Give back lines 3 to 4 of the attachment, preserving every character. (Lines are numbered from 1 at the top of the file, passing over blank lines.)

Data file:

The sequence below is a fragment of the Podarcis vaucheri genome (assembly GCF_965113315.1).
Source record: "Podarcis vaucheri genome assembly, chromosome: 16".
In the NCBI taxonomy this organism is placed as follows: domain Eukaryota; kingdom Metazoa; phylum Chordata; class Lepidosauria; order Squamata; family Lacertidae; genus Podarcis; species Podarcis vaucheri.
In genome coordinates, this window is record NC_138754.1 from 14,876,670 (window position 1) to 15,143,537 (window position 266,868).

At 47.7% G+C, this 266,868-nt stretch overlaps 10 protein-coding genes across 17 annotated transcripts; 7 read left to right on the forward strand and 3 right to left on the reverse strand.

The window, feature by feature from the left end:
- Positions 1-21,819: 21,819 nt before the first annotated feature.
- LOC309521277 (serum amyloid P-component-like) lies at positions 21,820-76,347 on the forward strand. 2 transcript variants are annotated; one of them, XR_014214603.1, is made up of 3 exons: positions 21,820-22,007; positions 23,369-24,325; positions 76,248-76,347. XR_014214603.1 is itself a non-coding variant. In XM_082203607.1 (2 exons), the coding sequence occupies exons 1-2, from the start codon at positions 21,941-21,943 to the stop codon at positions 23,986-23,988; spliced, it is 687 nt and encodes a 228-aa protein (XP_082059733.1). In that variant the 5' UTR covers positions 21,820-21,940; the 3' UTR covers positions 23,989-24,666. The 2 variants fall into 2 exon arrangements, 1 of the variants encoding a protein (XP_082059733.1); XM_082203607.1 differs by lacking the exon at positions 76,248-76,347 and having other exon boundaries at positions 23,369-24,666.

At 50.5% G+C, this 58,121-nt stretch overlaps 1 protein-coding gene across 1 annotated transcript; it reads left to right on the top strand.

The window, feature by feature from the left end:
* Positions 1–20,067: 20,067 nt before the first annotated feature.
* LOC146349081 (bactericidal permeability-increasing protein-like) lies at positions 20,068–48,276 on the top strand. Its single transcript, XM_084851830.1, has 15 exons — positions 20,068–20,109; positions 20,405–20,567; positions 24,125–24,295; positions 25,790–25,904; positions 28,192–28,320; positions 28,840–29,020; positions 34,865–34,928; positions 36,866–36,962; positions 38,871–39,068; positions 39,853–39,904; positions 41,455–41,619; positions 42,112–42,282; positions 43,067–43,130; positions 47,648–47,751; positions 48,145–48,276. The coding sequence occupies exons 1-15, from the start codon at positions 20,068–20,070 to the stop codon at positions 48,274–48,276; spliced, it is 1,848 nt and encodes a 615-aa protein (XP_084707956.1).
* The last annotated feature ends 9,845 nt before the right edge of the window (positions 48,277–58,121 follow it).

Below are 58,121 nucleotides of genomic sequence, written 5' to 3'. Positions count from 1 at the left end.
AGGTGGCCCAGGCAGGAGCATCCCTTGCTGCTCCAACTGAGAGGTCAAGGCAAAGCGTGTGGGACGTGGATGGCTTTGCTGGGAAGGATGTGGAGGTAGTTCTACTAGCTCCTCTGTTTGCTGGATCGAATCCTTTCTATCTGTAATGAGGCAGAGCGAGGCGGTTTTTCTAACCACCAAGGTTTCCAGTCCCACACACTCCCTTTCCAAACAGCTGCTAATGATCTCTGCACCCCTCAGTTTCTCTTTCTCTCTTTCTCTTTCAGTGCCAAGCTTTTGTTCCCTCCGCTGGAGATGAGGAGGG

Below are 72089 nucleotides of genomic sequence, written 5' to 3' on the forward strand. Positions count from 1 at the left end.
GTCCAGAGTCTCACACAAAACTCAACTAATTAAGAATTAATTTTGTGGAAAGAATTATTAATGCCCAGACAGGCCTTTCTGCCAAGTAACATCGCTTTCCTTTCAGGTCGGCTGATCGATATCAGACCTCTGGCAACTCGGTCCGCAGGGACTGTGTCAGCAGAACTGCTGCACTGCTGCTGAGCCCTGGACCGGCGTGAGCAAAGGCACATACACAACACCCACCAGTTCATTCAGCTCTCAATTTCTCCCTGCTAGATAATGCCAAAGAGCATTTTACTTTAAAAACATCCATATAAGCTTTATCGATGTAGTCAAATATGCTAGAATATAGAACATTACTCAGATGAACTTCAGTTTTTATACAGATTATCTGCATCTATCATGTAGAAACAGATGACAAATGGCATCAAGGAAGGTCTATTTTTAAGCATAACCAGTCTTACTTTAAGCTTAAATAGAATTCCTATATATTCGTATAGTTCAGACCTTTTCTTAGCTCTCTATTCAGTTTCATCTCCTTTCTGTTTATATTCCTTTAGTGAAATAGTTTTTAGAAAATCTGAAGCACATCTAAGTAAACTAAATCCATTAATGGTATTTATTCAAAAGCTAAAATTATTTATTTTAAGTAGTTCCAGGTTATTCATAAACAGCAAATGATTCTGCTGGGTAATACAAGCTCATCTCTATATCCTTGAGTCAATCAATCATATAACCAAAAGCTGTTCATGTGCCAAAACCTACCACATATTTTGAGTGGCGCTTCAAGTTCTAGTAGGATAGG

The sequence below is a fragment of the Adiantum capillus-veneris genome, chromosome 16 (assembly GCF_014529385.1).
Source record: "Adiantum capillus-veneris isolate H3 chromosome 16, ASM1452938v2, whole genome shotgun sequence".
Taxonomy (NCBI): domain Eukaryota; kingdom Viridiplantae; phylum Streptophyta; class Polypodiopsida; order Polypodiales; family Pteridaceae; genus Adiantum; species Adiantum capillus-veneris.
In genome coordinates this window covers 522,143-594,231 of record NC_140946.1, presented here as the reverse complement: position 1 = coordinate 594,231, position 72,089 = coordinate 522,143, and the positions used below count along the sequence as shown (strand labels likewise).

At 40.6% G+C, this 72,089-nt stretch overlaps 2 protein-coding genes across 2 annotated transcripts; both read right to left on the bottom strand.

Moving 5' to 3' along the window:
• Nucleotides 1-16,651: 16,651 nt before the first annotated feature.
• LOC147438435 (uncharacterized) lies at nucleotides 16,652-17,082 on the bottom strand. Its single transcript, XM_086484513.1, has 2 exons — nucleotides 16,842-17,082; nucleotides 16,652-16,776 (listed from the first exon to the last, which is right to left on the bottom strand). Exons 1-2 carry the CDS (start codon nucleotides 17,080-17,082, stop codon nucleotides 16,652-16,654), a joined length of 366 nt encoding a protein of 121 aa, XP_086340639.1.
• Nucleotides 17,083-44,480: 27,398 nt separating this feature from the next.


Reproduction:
In the NCBI taxonomy this organism is placed as follows: domain Eukaryota; kingdom Metazoa; phylum Chordata; class Lepidosauria; order Squamata; family Lacertidae; genus Podarcis; species Podarcis vaucheri.
In genome coordinates, this window is record NC_138754.1 from 14,876,670 (window position 1) to 15,143,537 (window position 266,868).